Health, Education, and Cities in Crisis Health Issues AIDS (acquired immune deficiency syndrome) caused by virus - destroys immune system, makes body prone to infections, cancer 1980s, epidemic grows; increasing concern over prevention, cure Abortion 1980s, battle over abortion intensifies - opponents are pro-life; supporters are pro-choice 1989, Supreme Court rules states may place restrictions on abortion Drug Abuse Reagan administration prosecutes drug users, dealers First Lady Nancy Reagan has “Just say no!” to drugs campaign
The Urban Crisis Cities deteriorate as whites move to suburbs; businesses follow 1992 riots in LA after officers taped beating Rodney King acquitted The Equal Rights Struggle Inequality Women earn less than men; 31% female heads of household poor Pay equity—pay reflects education, physical effort, responsibility Women seek pay equity, family benefits; some employers comply Reagan cuts budget for daycare, similar programs
The Fight for Rights Continues African Americans By mid-1980s, many cities have African-American mayors Numerous communities elect blacks to local, state office, Congress L. Douglas Wilder of Virginia is first African-American governor Reverend Jesse Jackson runs for Democratic presidential nomination Middle-class blacks hold professional, managerial positions Supreme Court limits affirmative action Gains for Latinos Latinos fastest growing minority; some states elect Latino governors Reagan appoints Lauro Cavazos as secretary of education Bush names Dr. Antonia Coello Novello surgeon general From 1968 bilingual education available; mid-1980s opposition rising Native Americans Speak Out Reagan cuts aid to Native Americans for health, education, services Many tribes open casinos to bring in additional funds
The Fight for Rights Continues An Expanding Asian- American Population Asian Americans second- fastest growing minority Cited as example of success; also have high unemployment, poverty The Gay Rights Movement Advances Movement suffers setbacks from conservative opposition, AIDS Late 1980s new surge of activism, calls for end to discrimination Some states, communities outlaw discrimination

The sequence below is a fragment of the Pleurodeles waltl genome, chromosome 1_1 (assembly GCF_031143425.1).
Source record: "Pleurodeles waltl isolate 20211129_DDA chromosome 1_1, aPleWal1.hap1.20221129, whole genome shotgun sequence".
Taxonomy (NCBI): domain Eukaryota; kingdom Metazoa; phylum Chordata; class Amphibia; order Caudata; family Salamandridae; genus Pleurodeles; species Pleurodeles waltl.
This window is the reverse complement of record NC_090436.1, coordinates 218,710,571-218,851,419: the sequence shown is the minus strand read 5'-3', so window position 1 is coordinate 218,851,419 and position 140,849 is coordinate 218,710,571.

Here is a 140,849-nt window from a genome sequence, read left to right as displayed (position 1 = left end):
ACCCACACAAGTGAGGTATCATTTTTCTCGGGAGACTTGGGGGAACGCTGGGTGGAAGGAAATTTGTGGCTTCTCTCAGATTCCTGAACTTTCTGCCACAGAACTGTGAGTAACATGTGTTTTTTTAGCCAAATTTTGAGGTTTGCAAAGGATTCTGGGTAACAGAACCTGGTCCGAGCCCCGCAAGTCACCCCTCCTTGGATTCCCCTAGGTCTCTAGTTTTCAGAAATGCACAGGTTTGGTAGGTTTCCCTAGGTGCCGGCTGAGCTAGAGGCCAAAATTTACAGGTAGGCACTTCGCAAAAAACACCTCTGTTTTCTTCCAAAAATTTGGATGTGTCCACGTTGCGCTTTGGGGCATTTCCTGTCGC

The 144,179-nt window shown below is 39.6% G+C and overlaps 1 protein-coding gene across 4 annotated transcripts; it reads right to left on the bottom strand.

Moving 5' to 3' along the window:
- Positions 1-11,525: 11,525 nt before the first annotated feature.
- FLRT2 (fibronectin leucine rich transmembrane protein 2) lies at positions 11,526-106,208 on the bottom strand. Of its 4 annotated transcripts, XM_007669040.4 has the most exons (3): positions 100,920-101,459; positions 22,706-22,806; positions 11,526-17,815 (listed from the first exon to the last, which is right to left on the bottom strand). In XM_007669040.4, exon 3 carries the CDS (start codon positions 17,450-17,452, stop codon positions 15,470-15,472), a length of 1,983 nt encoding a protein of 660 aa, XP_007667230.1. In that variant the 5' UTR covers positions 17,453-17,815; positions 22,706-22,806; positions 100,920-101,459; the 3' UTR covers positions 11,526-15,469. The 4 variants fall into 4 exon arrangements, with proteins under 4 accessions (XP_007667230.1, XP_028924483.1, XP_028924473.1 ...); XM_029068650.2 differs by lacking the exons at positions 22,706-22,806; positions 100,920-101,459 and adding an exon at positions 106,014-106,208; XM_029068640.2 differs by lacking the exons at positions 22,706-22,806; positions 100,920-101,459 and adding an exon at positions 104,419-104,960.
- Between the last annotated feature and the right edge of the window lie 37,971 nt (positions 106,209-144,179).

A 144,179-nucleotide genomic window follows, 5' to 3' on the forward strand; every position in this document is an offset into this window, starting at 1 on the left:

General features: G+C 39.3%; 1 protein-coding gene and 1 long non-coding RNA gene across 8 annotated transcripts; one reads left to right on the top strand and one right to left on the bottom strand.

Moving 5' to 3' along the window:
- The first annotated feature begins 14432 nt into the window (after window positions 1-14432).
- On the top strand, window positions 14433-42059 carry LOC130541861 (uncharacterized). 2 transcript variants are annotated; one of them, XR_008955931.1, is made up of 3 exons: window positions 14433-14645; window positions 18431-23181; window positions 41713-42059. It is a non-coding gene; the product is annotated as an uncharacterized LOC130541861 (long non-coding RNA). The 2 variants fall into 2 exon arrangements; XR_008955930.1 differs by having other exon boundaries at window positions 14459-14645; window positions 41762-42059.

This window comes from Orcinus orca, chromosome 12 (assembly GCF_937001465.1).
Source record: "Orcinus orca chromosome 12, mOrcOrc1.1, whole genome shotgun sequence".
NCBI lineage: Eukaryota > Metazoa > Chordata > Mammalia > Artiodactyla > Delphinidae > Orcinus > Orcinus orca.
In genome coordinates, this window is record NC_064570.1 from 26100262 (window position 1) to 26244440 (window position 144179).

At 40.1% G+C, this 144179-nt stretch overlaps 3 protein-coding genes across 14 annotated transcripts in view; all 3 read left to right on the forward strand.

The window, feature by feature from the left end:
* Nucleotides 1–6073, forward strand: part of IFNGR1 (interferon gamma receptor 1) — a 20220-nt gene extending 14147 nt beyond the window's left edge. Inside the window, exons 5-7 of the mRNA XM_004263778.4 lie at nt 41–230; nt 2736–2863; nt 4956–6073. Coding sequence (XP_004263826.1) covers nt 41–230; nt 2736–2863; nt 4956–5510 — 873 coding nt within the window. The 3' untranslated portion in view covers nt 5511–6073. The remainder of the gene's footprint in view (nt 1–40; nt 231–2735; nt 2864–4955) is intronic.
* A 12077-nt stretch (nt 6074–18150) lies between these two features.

Section 4 Foreign Policy After the Cold War The end of the Cold War, marked by the breakup of the Soviet Union in 1991, leads to a redirection of many U.S. goals and policies.
The Cold War Ends Gorbachev Initiates Reform Mikhail Gorbachev—general secretary of Soviet Communist Party Soviet economy stressed; Reagan’s defense spending adds pressure YouTube - Reagan - Tear Down This WallYouTube - Reagan - Tear Down This Wall Gorbachev adopts glasnost—allows criticism, some freedom of press Plans perestroika—some private enterprise, move to democracy Wants better relations with U.S. to cut U.S.S.R. military spending - arms-control INF Treaty (Intermediate-Range Nuclear Forces Treaty) The Soviet Union Declines 1991, 14 republics declare independence; Gorbachev forced to resign Commonwealth of Independent States forms; 1993 START II signed
The Collapse of Communist Regimes Gorbachev reduces Soviet control of Eastern Europe, urges democracy 1989, Berlin Wall torn down; 1990, 2 Germanys reunited Czechoslovakia, Baltic states, Hungary, Bulgaria, Romania democratic Ethnic civil war breaks out in Yugoslavia Communism Continues in China 1980s, China loosens business restrictions, stops price controls Students demand free speech, voice in government 1989, demonstrations in Beijing’s Tiananmen Square, other cities YouTube - Tiananmen Square MassacreYouTube - Tiananmen Square Massacre Premier Li Peng orders military to crush protesters - unarmed students killed
Central American and Caribbean Policy Nicaragua Sandinistas—rebel group, takes over Nicaragua; Carter sends them aid Reagan calls them communists; helps Contras— opposition forces 1990, Contra supporter Violeta de Chamorro elected president Grenada 1983 Reagan sends troops; pro-Cuba government replaced with pro-U.S. Panama Bush sends troops to arrest dictator Manuel Antonio Noriega Noriega convicted of drug trafficking in U.S., sentenced to 40 years
Middle East Trouble Spots The Iran-Contra Scandal 1983, terrorists loyal to Iran take Americans hostage in Lebanon Reagan says no negotiating with terrorists; sells arms for hostages Staff divert some profits to Contras; violate Boland Amendment 1987, Congressional committees hold joint TV hearings Oliver North TestimonyOliver North Testimony 1988, several staffers indicted; 1992, Bush pardons Reagan officials The Persian Gulf War Iran-Iraq War leaves Saddam Hussein with great war debt - 1990, invades Kuwait to take its oil, threatens U.S. oil supply Bush, Secretary of State James Baker organize international coalition 1991, Operation Desert Storm liberates Kuwait from Iraq Desert Storm 1991 Desert Storm 1991 Victory parades greet returning soldiers Under 400 coalition casualties; 100,000 Iraqi deaths
Bush’s Domestic Policies Bush hurt by rising deficit, recession of 1990–1992 Forced to raise taxes despite campaign promise 1992, approval rating drops to 49%